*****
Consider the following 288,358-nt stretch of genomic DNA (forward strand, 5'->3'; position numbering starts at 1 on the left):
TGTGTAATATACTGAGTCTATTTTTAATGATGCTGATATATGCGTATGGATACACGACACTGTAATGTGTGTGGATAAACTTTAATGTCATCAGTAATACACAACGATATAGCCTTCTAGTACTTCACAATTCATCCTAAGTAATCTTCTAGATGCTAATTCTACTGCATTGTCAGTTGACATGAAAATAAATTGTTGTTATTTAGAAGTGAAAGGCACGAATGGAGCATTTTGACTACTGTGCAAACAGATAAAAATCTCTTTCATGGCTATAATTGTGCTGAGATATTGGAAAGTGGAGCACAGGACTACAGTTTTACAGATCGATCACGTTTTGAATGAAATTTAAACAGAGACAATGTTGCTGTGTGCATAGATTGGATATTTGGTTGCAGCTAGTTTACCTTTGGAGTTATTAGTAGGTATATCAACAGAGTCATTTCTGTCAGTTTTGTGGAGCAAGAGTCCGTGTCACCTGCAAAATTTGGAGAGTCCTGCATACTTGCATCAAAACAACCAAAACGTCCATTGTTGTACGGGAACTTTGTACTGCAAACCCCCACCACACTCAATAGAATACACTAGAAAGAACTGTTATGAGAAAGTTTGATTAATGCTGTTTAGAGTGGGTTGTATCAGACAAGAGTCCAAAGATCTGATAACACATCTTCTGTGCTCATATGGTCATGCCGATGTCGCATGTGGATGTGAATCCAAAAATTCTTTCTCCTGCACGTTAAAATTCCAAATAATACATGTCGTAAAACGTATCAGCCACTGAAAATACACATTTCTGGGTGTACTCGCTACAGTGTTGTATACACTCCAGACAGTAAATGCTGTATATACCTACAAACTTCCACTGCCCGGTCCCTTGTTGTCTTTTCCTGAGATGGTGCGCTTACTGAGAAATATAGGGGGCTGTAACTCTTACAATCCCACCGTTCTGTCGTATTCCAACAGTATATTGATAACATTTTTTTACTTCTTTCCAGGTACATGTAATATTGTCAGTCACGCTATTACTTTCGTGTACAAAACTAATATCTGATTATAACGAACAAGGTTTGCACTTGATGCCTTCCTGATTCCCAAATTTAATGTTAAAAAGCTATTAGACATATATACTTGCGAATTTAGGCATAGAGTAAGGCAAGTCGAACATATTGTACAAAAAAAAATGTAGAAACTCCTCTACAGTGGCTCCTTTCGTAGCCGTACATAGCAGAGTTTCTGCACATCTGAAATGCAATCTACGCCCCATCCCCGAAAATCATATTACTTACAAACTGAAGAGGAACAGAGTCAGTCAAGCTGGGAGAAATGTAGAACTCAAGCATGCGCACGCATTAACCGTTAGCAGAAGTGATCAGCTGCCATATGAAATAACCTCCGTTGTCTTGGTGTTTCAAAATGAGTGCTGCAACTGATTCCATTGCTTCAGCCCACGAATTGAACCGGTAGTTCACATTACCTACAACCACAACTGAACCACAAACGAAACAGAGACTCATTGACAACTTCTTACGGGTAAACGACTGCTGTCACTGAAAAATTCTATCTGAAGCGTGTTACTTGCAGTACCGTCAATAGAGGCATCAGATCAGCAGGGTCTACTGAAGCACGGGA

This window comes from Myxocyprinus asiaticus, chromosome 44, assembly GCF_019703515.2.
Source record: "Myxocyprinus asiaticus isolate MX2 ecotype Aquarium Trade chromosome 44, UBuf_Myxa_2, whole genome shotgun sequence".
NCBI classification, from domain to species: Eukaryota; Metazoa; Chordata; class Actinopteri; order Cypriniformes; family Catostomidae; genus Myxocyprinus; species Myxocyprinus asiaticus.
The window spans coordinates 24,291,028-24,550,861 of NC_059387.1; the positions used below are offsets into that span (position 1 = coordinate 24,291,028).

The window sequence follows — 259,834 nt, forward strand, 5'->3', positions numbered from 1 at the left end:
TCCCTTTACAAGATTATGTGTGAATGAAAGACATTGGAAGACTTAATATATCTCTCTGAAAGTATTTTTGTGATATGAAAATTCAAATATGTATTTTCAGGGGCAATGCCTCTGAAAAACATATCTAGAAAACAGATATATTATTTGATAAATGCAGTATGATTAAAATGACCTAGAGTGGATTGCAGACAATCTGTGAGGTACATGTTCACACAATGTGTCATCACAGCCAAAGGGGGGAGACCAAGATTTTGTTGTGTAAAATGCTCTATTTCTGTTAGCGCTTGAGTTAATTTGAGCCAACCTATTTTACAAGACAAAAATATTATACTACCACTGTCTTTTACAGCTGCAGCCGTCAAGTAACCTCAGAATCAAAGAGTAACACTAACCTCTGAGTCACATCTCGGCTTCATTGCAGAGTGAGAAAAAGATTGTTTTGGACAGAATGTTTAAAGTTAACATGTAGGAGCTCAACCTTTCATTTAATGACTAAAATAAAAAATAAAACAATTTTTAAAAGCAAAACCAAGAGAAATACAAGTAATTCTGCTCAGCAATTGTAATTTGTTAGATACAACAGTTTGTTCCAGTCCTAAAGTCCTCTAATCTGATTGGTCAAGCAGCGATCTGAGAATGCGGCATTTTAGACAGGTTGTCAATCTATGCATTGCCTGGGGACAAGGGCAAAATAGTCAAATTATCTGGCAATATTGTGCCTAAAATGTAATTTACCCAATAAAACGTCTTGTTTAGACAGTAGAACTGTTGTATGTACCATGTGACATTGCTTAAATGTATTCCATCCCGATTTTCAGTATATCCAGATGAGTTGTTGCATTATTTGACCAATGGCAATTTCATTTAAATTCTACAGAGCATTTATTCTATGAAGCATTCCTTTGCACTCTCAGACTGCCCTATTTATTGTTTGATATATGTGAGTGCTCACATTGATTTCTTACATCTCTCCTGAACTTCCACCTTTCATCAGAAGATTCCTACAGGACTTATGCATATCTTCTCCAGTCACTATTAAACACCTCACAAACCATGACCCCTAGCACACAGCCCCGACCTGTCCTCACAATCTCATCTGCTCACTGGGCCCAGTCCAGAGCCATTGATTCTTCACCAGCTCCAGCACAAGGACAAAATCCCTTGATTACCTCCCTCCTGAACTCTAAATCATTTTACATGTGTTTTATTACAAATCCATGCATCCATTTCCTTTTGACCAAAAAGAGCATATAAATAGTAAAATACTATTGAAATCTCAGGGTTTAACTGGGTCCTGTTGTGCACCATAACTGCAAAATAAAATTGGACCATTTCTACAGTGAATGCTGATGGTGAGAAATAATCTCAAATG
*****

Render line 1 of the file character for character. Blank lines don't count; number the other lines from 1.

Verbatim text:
Consider the following 288,358-nt stretch of genomic DNA (forward strand, 5'->3'; position numbering starts at 1 on the left):